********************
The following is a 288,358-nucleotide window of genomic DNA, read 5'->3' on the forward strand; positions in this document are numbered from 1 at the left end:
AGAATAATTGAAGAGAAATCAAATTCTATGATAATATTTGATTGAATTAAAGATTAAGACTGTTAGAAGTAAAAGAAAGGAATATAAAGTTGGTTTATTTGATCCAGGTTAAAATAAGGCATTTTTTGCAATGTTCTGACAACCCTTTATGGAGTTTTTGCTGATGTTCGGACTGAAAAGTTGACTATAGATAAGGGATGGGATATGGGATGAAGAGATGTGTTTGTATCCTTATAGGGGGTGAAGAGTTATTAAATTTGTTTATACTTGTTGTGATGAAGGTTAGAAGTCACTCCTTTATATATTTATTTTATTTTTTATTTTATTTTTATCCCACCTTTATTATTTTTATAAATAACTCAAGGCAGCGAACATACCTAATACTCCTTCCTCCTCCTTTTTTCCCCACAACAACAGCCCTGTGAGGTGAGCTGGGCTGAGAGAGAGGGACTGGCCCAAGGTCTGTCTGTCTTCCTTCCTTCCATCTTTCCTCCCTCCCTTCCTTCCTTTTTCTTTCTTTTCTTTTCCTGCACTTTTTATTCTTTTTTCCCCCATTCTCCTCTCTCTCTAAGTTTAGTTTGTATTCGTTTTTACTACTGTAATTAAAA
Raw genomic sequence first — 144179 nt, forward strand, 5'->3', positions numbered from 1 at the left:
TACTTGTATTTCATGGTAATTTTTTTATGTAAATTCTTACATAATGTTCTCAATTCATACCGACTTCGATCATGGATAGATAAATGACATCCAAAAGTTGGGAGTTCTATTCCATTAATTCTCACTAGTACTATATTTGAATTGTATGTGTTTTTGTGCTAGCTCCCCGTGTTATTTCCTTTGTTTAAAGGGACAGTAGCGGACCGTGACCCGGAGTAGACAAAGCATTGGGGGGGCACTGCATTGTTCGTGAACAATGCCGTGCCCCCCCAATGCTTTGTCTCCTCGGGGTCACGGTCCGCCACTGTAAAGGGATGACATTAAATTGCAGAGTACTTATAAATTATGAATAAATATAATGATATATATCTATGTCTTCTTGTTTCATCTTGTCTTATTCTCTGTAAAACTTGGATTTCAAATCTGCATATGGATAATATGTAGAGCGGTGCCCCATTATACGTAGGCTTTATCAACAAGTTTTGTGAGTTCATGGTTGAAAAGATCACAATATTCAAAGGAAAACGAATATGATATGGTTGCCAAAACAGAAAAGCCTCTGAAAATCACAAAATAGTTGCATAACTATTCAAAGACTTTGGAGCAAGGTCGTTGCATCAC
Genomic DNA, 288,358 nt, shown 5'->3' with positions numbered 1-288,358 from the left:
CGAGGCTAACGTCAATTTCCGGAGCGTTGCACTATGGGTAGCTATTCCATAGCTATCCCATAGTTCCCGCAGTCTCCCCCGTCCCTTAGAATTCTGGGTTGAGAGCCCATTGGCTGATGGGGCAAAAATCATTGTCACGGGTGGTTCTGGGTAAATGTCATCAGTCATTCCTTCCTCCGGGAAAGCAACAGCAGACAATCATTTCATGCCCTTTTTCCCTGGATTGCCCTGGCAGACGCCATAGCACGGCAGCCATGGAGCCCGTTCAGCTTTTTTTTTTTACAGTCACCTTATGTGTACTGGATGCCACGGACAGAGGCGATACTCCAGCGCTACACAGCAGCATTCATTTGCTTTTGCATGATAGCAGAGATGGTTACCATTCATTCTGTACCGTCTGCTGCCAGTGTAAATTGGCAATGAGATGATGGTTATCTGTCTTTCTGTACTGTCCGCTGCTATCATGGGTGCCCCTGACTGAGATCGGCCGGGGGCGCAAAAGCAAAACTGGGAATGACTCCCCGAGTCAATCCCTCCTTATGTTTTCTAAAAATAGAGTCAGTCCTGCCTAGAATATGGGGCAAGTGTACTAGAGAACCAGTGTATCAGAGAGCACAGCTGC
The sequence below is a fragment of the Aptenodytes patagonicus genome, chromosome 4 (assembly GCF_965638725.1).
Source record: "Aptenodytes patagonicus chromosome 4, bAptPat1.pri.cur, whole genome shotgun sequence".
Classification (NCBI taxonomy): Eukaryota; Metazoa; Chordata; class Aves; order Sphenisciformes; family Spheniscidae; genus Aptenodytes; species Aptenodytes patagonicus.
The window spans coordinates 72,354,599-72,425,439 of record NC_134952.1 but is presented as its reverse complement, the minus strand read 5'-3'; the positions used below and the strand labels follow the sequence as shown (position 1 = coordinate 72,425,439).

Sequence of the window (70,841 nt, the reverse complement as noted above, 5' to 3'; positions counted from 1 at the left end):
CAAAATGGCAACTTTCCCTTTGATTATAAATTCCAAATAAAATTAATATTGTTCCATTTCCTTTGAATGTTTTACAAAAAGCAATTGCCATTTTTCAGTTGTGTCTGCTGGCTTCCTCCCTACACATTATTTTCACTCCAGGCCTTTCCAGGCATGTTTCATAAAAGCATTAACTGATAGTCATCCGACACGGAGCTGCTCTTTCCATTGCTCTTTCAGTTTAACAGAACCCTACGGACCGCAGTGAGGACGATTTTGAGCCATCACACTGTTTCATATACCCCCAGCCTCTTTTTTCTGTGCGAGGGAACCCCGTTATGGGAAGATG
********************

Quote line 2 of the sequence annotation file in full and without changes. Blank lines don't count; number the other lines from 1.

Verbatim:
AGAATAATTGAAGAGAAATCAAATTCTATGATAATATTTGATTGAATTAAAGATTAAGACTGTTAGAAGTAAAAGAAAGGAATATAAAGTTGGTTTATTTGATCCAGGTTAAAATAAGGCATTTTTTGCAATGTTCTGACAACCCTTTATGGAGTTTTTGCTGATGTTCGGACTGAAAAGTTGACTATAGATAAGGGATGGGATATGGGATGAAGAGATGTGTTTGTATCCTTATAGGGGGTGAAGAGTTATTAAATTTGTTTATACTTGTTGTGATGAAGGTTAGAAGTCACTCCTTTATATATTTATTTTATTTTTTATTTTATTTTTATCCCACCTTTATTATTTTTATAAATAACTCAAGGCAGCGAACATACCTAATACTCCTTCCTCCTCCTTTTTTCCCCACAACAACAGCCCTGTGAGGTGAGCTGGGCTGAGAGAGAGGGACTGGCCCAAGGTCTGTCTGTCTTCCTTCCTTCCATCTTTCCTCCCTCCCTTCCTTCCTTTTTCTTTCTTTTCTTTTCCTGCACTTTTTATTCTTTTTTCCCCCATTCTCCTCTCTCTCTAAGTTTAGTTTGTATTCGTTTTTACTACTGTAATTAAAA